And so it comes as a surprise when you find yourself here, even moreso when you spot the reason, the anomaly in the void that the network has flagged as a point of interest. A lonely solar system, almost idyllic in its appearance, centered around a bright, hot, yellow-white sun. Three gas giants, each shining a different shade of blue, trail in the wake of the intrepid star, roaring in loose, eccentric orbits that pass in opposing directions to each other, chewing up stellar debris like the blades of a great blender. Protected by these outer planets, a dead and airless carbon world, tar black with polar caps of diamond ice spins in opposition to another world, a rocky, water-rich earth-analog that seems out of place in a system mostly carbon-composed. Even the innermost planets are dark and heavy, their jagged surfaces broken by graphite mountain ranges and tar-sludge seas– but this one world, this eden in the void, stands out, couldn't possibly have been formed here, by this star.
It is alien, surely, and that makes it all the more intriguing.
Curious, you transfer a part of your consciousness to one of your dust-speck-sized mote-probes, make the journey to the out-of-place world. Initial scans are promising– the atmosphere is largely nitrogen-oxygen, humid by human standards, with wide, warm oceans separating sterile, lifeless continents where not even a single twig or blade of grass grows in the rich, fecund soil. Sailing through the vaporous zephyrs coming up from the ocean, you note the total absence of bacteria, of any form of life, animal or otherwise. This world seems ripe for it, for something, anything, but still it sits silent, like a garden prepared, only awaiting a gardener.
And then, while you are cruising along the bends of a wide and steady-moving river, you spot something even more wondrous, something equally out of place in the endless void– a machine, the gardener, perhaps, quietly tilling soil, condensing the air, the dirt around it into printed seedlings which it seems to summon into existence, sews so carefully in each fertile furrow. The technology involved is amazing– each plant is spun into existence from copies stored in a library within the machine, spun from the basest elements in the soil and sky. Entranced, you watch the gardener work, note the subtle variances from seedling to seedling, the way they are printed with such care and attention that the genetic structure of each is its own work of art, its own masterpiece in an analog of variation through evolution. They are not clones, rather they are individuals synthesized and modified from the blueprints of a single digital clone.
And when you discover that the technology is not limited solely to crops, you find yourself even more amazed.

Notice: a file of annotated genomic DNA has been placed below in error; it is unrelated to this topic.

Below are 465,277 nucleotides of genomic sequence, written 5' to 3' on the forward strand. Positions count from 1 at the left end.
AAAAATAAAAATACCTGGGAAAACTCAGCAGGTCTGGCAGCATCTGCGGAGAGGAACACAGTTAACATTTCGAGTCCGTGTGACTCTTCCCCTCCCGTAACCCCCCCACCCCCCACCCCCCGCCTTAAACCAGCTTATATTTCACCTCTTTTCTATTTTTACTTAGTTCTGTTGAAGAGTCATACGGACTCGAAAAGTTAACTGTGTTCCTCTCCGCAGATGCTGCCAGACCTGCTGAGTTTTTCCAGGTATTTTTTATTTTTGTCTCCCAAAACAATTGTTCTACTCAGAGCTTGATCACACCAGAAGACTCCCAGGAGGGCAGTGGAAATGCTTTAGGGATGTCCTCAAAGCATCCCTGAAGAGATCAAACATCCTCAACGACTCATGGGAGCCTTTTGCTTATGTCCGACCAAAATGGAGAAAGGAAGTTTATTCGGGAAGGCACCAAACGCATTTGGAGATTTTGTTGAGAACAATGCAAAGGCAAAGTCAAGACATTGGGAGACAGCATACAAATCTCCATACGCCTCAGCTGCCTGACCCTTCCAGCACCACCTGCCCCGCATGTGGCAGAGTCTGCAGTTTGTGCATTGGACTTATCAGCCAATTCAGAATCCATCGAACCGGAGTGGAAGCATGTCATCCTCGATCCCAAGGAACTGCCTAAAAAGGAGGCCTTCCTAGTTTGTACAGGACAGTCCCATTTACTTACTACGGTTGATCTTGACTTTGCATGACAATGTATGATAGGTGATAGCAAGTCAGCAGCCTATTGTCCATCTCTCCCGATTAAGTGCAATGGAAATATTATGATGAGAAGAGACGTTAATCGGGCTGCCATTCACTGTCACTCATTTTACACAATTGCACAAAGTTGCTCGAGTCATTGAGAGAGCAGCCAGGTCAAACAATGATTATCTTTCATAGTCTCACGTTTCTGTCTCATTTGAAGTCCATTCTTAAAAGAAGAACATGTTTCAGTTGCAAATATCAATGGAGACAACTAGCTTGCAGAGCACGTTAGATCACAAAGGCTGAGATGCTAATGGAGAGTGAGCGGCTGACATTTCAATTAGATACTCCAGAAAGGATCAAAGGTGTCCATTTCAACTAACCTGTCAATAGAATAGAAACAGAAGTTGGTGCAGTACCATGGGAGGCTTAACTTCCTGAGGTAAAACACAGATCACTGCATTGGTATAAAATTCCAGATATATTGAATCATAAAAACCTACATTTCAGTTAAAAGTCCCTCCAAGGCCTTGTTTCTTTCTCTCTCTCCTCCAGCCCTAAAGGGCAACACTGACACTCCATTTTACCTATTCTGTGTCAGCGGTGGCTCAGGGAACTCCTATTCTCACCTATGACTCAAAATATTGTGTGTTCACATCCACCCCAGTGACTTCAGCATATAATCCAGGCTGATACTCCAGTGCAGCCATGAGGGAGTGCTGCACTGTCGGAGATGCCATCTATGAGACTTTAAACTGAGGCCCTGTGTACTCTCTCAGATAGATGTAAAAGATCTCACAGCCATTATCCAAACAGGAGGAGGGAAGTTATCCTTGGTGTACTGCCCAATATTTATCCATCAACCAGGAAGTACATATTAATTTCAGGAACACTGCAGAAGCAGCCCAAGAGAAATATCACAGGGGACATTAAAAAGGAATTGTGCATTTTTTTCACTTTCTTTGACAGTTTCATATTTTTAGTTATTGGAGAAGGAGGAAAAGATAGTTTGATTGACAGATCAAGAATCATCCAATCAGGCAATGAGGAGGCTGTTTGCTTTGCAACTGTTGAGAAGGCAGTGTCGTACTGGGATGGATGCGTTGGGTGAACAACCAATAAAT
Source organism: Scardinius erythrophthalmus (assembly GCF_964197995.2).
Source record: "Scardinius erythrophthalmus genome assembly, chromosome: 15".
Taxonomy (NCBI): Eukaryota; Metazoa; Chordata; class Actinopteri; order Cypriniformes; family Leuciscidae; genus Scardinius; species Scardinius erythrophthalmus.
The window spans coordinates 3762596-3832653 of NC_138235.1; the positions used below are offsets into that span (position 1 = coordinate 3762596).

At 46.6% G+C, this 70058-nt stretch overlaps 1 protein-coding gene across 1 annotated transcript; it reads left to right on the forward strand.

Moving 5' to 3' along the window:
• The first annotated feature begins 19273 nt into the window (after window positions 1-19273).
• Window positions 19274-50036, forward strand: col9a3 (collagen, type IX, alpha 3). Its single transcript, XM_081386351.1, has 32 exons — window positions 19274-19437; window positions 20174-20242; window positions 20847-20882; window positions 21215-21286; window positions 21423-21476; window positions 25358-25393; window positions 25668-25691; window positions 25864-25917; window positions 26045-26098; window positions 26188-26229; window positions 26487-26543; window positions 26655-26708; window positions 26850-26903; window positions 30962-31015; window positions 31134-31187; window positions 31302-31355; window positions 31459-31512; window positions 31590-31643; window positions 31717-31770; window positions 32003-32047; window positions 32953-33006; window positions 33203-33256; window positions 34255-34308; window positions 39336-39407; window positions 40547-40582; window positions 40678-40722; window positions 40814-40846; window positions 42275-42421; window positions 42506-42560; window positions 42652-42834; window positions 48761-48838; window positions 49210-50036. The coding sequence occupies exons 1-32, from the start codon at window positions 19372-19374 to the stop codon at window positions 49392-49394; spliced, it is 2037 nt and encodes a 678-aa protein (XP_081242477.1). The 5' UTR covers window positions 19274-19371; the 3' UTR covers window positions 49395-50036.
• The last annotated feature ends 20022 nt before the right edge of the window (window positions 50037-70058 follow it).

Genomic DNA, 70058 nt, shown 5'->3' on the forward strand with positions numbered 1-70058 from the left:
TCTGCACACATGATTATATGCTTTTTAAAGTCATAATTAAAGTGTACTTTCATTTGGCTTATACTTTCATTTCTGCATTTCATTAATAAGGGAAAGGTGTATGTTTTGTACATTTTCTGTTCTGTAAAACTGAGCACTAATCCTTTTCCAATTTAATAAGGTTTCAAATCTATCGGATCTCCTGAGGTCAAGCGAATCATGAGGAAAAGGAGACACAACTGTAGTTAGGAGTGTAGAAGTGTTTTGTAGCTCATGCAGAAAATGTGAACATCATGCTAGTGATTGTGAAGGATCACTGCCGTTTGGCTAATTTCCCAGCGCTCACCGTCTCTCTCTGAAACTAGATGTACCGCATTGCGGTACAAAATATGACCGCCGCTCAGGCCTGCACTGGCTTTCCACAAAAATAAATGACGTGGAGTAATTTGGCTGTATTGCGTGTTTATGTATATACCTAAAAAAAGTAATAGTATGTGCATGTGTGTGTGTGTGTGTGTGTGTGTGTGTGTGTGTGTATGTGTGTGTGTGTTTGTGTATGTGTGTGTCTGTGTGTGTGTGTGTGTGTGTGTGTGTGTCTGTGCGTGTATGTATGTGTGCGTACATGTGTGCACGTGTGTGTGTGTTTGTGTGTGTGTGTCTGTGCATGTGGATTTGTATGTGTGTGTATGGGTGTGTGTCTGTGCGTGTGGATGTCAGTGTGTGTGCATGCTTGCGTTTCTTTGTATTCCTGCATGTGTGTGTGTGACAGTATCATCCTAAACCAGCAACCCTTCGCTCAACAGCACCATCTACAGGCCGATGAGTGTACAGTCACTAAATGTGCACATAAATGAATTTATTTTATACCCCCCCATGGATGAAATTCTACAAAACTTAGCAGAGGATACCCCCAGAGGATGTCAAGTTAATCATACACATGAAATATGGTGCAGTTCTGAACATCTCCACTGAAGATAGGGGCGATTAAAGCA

Beyond the fields, on a flat plain of packed dirt, you find the colony, the squat domes of machines with openings like doors that go nowhere. Sleek, angular-bodied tripeds, the people of a species of which there is yet no record in the database, cross into and out of a digitized existence within the domes as easily as if they were merely crossing a threshold separating rooms. Each is unique, their bodies pigmented with subtle identifying markings of indigo blue and deep crimson, their analog to facial features, perhaps.
You watch them go about their business for a long moment. Technologically, they are so advanced that you decide they must know you are there, they simply have no interest in you. Perhaps they have no interest in anyone, having established a colony so far outside of any star-crowded galaxy. Perhaps they prefer the isolation, the simplicity they seem to be cultivating despite their use of incredibly advanced technologies. Mired in your curiosity, you linger even as the day draws to a close, even as the gardening machines pack up, curling into armored, articulated balls for a night of rest. Only when the doors on the domes hiss shut and the last of the lights goes out do you turn your eyes back to the void, back to the starless darkness spread out over this little world. As the mote-probe returns on automatic, you sift through your experiences, send them on to the network for others to peruse, live, experience and consider. The isolation, the fact that these people seem to have sought it, translates to a note you append your observations with. It is a simple note, a call for other visitors to respect these creatures and their chosen way of life. A call for non-interference, for passive scans only and observation at a distance.
Another few moments, and you're back in between-space, darting for your next destination, the next point of interest in the wide and endless cosmos.
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